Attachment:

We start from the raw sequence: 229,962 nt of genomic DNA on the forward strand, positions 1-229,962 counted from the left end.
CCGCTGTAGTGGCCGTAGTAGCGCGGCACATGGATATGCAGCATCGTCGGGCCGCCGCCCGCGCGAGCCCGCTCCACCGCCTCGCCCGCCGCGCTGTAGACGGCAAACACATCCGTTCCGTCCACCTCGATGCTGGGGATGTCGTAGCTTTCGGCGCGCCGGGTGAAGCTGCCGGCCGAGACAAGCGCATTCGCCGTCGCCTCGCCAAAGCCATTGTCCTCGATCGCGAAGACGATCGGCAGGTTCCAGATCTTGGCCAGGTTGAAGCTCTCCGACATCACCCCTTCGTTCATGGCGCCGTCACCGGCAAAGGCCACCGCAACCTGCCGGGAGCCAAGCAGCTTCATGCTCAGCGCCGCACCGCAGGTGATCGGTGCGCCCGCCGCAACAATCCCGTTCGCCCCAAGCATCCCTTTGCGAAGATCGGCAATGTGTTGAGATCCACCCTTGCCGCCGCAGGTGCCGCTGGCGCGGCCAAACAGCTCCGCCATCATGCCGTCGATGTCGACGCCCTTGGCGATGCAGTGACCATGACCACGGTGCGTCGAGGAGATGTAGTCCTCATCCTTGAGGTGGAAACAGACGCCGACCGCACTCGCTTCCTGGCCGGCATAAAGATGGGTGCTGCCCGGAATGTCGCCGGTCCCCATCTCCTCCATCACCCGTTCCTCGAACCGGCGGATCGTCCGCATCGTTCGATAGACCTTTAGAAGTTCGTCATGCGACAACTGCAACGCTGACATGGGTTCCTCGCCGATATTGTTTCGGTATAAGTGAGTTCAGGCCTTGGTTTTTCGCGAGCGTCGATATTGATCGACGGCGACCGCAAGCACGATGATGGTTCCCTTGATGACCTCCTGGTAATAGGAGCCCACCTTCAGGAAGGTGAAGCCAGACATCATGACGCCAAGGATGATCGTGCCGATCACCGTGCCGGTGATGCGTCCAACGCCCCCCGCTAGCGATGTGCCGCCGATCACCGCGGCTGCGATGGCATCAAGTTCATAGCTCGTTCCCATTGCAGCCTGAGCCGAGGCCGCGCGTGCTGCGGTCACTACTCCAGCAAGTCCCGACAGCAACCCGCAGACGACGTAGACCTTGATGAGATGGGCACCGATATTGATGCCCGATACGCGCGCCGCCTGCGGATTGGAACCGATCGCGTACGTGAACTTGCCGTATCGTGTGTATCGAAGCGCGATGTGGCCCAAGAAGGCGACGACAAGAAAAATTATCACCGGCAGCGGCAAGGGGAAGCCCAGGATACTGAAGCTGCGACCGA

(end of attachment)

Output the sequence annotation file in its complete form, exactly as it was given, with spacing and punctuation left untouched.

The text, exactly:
We start from the raw sequence: 229,962 nt of genomic DNA on the forward strand, positions 1-229,962 counted from the left end.
CCGCTGTAGTGGCCGTAGTAGCGCGGCACATGGATATGCAGCATCGTCGGGCCGCCGCCCGCGCGAGCCCGCTCCACCGCCTCGCCCGCCGCGCTGTAGACGGCAAACACATCCGTTCCGTCCACCTCGATGCTGGGGATGTCGTAGCTTTCGGCGCGCCGGGTGAAGCTGCCGGCCGAGACAAGCGCATTCGCCGTCGCCTCGCCAAAGCCATTGTCCTCGATCGCGAAGACGATCGGCAGGTTCCAGATCTTGGCCAGGTTGAAGCTCTCCGACATCACCCCTTCGTTCATGGCGCCGTCACCGGCAAAGGCCACCGCAACCTGCCGGGAGCCAAGCAGCTTCATGCTCAGCGCCGCACCGCAGGTGATCGGTGCGCCCGCCGCAACAATCCCGTTCGCCCCAAGCATCCCTTTGCGAAGATCGGCAATGTGTTGAGATCCACCCTTGCCGCCGCAGGTGCCGCTGGCGCGGCCAAACAGCTCCGCCATCATGCCGTCGATGTCGACGCCCTTGGCGATGCAGTGACCATGACCACGGTGCGTCGAGGAGATGTAGTCCTCATCCTTGAGGTGGAAACAGACGCCGACCGCACTCGCTTCCTGGCCGGCATAAAGATGGGTGCTGCCCGGAATGTCGCCGGTCCCCATCTCCTCCATCACCCGTTCCTCGAACCGGCGGATCGTCCGCATCGTTCGATAGACCTTTAGAAGTTCGTCATGCGACAACTGCAACGCTGACATGGGTTCCTCGCCGATATTGTTTCGGTATAAGTGAGTTCAGGCCTTGGTTTTTCGCGAGCGTCGATATTGATCGACGGCGACCGCAAGCACGATGATGGTTCCCTTGATGACCTCCTGGTAATAGGAGCCCACCTTCAGGAAGGTGAAGCCAGACATCATGACGCCAAGGATGATCGTGCCGATCACCGTGCCGGTGATGCGTCCAACGCCCCCCGCTAGCGATGTGCCGCCGATCACCGCGGCTGCGATGGCATCAAGTTCATAGCTCGTTCCCATTGCAGCCTGAGCCGAGGCCGCGCGTGCTGCGGTCACTACTCCAGCAAGTCCCGACAGCAACCCGCAGACGACGTAGACCTTGATGAGATGGGCACCGATATTGATGCCCGATACGCGCGCCGCCTGCGGATTGGAACCGATCGCGTACGTGAACTTGCCGTATCGTGTGTATCGAAGCGCGATGTGGCCCAAGAAGGCGACGACAAGAAAAATTATCACCGGCAGCGGCAAGGGGAAGCCCAGGATACTGAAGCTGCGACCGA